After surviving a brutal blizzard for five days by himself on the Canadian tundra, a Nunavut hunter was found by a rescue team and taken to a hospital in Winnipeg, where doctors amputated both of his frostbitten hands. The hunter, Ernie Kiinaalik Eetak, credits the traditional clothing he was wearing for saving his life, according to Nunavut News.
Eetak was only supposed to be gone for a day. He left his native village of Arviat on Dec. 3 and was following a herd of caribou when his snowmobile broke down roughly 48 kilometers outside the village. Darkness had already fallen, but Eetak could see the lights of Arviat, so he decided to leave his snowmobile and start walking toward home. Exhausted after a long day, the 41-year-old hunter sat down to rest but woke a short time later when a wolverine passed nearby. Eetak instantly realized that a blizzard had set in, and he followed his foot trail back to the snowmobile.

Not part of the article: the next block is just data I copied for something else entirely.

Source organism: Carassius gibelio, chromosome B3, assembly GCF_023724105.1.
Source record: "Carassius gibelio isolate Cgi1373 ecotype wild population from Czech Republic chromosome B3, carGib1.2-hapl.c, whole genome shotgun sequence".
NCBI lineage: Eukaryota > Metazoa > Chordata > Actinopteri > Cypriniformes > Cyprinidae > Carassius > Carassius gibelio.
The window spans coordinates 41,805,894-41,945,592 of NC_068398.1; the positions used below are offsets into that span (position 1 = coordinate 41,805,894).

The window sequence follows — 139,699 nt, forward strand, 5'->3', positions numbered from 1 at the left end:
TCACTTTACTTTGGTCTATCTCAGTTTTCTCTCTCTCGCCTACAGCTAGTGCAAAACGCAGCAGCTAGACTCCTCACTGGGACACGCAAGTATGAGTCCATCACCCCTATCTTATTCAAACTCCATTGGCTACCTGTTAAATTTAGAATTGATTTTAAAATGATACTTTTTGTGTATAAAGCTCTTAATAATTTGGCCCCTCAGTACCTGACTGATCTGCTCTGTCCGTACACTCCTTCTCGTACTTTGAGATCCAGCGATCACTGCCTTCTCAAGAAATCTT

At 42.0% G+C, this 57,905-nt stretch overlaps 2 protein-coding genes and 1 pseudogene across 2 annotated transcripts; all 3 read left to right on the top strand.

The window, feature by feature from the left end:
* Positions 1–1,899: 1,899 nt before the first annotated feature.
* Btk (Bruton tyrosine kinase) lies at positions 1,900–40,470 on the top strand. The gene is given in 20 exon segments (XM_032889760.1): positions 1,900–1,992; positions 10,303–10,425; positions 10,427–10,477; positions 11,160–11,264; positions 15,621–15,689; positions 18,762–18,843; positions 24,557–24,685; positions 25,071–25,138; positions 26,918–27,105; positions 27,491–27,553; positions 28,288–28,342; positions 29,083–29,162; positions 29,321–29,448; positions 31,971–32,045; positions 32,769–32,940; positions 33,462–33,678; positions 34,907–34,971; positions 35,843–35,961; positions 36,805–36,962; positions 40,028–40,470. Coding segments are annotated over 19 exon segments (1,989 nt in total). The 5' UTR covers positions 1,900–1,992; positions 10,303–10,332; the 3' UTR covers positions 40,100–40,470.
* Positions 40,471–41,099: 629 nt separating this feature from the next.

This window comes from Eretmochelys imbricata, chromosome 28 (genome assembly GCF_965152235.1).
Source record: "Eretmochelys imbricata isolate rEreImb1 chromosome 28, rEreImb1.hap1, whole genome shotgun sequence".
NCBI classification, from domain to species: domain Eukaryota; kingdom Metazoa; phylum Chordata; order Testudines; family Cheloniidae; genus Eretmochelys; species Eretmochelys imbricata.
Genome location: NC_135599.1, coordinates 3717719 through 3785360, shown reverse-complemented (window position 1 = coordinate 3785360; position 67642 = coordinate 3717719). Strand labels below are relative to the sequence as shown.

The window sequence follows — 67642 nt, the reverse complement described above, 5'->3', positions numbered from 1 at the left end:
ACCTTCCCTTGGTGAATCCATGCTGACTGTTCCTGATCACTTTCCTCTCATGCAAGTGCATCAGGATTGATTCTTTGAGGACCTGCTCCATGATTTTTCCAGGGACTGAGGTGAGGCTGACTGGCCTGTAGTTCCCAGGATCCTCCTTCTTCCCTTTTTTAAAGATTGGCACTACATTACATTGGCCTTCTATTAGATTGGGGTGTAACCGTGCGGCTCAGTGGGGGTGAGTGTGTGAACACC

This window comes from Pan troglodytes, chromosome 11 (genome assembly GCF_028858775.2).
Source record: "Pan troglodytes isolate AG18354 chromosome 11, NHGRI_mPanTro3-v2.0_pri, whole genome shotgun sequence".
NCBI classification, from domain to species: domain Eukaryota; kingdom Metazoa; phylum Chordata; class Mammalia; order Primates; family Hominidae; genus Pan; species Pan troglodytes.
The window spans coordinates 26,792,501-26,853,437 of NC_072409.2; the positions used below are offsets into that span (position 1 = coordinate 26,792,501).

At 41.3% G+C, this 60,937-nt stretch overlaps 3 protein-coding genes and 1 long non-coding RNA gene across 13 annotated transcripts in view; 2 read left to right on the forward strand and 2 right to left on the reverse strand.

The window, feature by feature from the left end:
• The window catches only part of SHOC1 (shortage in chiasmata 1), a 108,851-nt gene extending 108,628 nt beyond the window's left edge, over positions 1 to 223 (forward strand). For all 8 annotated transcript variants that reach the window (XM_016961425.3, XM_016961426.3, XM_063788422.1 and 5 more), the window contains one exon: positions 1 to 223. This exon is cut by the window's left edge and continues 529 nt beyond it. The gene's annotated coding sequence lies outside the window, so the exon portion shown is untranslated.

He tried building a small igloo, but soon lost his mittens in the whipping wind. He then turned his snowmobile on its side and built an improvised shelter with a basic tarp. By that point, temperatures in the area had plummeted to around -22°F. And aside from the tarp, the only things protecting Eetak from the elements were the traditional Inuit clothes that he wore: outerwear made from caribou hides and bearded seal skins, and a pair of sunglasses made from caribou antlers.
Eetak hunkered down and spent the next four days inside the makeshift shelter. Weeks after the harrowing experience, he would tell reporters that he “died for five days and came back to life.” On Dec. 8, the weather broke and the sun finally came out, and Eetak was able to continue walking toward home. He walked for about an hour until a rescue crew found him, and he was immediately medevaced to a hospital in Winnipeg.
Doctors there were able to save Eetak’s right eye, which had been damaged by ice, but both of his hands were severely frostbitten and had to be surgically removed. Despite the loss of his hands and the near-death experience he had on the tundra, Eetak is looking forward to venturing back out on the tundra to help feed his community.
While recovering at a hotel in Winnipeg, he told reporters, “I can’t wait to see my steel arms so I can go hunting again when I get back home.”